16 March 2016

CELAC Reiterates support for Argentine sovereignty over Malvinas

Special Declaration on the question of the Malvinas Islands

The Heads of State and Government of Latin America and the Caribbean, gathered in Quito, Ecuador, on the occasion of the fourth Summit of the Community of Latin American and Caribbean States (CELAC), on 27 January 2016,

1. Reiterate their strongest support for the legitimate rights of the Argentine Republic in the sovereignty dispute over the Malvinas Islands, South Georgia Islands and South Sandwich Islands and the surrounding maritime areas, as well as the abiding interest of the countries of the region in the resumption of negotiations between the Governments of the Argentine Republic and the United Kingdom of Great Britain and Northern Ireland in order to find, as soon as possible, a peaceful and definitive solution to the dispute, pursuant to United Nations General Assembly resolution 2065 (XX) and other relevant resolutions of that body and of the Organization of American States, as expressed by them in the previous declarations of the Rio Group and the Latin American and Caribbean Summit on Integration and Development, in particular the Declaration of the Latin American and Caribbean Unity Summit, held in Riviera Maya, Mexico, on 23 February 2010, which are part of the historical heritage of CELAC;

2. In this context, the Heads of State and Government of CELAC welcome the new initiative to request the Secretary-General of the United Nations to renew his efforts to carry out the mission of good offices entrusted to him by the General Assembly through successive resolutions, with a view to achieving the resumption of negotiations aimed at finding, as soon as possible, a peaceful solution to the above-mentioned dispute, and to inform them of the progress made in the fulfilment of that mission;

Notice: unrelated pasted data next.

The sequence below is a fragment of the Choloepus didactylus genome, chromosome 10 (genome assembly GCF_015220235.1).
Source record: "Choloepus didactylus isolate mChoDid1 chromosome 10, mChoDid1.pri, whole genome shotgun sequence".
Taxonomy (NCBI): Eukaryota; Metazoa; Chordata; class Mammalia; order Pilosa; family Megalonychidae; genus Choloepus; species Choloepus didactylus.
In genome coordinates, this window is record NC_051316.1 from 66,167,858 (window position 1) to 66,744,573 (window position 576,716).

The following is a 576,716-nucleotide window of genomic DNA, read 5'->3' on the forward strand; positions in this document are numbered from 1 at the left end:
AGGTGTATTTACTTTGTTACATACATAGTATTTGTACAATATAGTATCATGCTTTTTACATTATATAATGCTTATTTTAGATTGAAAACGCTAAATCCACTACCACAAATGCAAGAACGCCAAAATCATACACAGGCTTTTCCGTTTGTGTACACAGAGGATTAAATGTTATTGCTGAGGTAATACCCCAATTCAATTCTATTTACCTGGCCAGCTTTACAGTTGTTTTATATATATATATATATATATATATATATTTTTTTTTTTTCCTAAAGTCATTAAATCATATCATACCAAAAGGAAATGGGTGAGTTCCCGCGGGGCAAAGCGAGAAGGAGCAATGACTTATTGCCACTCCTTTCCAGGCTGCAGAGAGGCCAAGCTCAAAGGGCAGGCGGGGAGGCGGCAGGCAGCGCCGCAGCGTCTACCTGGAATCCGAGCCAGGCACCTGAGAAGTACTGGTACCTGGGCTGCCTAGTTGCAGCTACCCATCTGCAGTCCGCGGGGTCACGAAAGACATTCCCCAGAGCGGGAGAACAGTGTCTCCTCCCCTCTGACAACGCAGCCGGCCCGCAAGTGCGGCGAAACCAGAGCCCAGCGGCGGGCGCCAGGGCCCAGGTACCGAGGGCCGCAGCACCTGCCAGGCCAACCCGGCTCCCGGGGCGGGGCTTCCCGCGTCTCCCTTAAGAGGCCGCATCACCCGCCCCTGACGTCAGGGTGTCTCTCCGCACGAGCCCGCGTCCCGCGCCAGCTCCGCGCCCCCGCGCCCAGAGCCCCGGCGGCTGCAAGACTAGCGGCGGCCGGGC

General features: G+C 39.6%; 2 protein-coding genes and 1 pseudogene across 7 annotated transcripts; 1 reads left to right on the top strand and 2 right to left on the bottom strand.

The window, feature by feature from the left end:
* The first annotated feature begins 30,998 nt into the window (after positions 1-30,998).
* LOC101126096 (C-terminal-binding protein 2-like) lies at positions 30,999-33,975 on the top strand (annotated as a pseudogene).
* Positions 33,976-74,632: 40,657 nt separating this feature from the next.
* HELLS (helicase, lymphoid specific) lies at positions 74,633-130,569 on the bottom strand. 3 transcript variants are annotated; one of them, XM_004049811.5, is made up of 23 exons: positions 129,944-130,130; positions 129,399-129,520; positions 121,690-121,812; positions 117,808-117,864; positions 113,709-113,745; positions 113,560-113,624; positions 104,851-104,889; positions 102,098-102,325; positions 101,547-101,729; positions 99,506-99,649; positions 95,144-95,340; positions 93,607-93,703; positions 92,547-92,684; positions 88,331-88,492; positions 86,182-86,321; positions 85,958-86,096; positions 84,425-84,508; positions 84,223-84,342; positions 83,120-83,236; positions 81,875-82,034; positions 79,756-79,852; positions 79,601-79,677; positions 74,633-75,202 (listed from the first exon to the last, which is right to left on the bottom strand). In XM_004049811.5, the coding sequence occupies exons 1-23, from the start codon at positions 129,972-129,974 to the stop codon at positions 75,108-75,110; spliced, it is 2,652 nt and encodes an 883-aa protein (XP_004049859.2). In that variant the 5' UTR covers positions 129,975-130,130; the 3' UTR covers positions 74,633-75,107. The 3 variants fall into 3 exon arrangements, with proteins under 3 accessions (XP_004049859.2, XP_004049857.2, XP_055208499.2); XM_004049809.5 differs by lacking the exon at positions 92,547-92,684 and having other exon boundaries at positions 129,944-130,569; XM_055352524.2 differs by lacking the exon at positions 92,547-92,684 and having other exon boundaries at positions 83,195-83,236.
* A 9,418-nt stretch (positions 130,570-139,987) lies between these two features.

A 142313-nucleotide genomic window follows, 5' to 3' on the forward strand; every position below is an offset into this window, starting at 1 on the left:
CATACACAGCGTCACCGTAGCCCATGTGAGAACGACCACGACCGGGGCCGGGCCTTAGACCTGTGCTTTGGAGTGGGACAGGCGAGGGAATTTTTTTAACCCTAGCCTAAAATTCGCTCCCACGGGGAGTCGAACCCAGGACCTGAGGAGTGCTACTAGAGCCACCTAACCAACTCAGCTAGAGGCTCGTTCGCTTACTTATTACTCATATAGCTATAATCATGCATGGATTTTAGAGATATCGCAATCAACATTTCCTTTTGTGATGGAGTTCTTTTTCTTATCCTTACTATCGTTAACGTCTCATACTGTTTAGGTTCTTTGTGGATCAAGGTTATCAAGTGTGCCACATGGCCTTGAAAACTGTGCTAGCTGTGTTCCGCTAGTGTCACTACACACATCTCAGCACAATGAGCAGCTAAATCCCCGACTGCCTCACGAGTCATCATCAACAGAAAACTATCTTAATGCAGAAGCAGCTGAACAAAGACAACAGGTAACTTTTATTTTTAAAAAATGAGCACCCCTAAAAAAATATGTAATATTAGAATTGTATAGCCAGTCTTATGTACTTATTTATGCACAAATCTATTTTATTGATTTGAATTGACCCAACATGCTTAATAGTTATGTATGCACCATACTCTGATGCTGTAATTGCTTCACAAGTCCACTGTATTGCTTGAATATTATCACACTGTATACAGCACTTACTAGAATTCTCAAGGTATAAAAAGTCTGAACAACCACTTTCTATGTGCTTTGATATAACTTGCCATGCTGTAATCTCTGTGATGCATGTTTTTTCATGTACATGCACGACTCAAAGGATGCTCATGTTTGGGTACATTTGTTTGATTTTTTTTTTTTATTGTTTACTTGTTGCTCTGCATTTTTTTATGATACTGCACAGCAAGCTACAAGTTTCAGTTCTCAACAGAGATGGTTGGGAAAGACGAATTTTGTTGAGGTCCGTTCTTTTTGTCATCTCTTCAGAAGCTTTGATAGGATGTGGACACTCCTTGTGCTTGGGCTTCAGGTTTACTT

3. Furthermore, they reiterate the importance of observing United Nations General Assembly resolution 31/49, which calls upon the two parties to refrain from taking decisions that would imply introducing unilateral modifications in the situation while the Malvinas Islands, South Georgia Islands and South Sandwich Islands and the surrounding maritime areas are going through the process recommended by the General Assembly;

4. They highlight the continuous constructive attitude and willingness of the Argentine Government to reach, by means of negotiations, a peaceful and definitive solution to this anachronistic colonial situation on the soil of the Americas.

Quito, 27 January 2016

15 March 2016

Regional Integration and Self-Determination

Imi Pono

Speech delivered to the World Bank, Fragility Forum,”The Pacific Way? Mobilizing SDGs for Peace and Security”

March 3, 2016, Washington, D.C., by invitation of the Pacific Island Forum Secretariat. Speakers included: Sarah Mecartney, Pacifc Urban Specialist; Ashwin Raj, Governance, Democracy and Human Rights Specialist; Jane Sansbury, Country Program Coordinator, the World Bank; and Arnie Saiki, Coordinator, Moana Nui Alliance.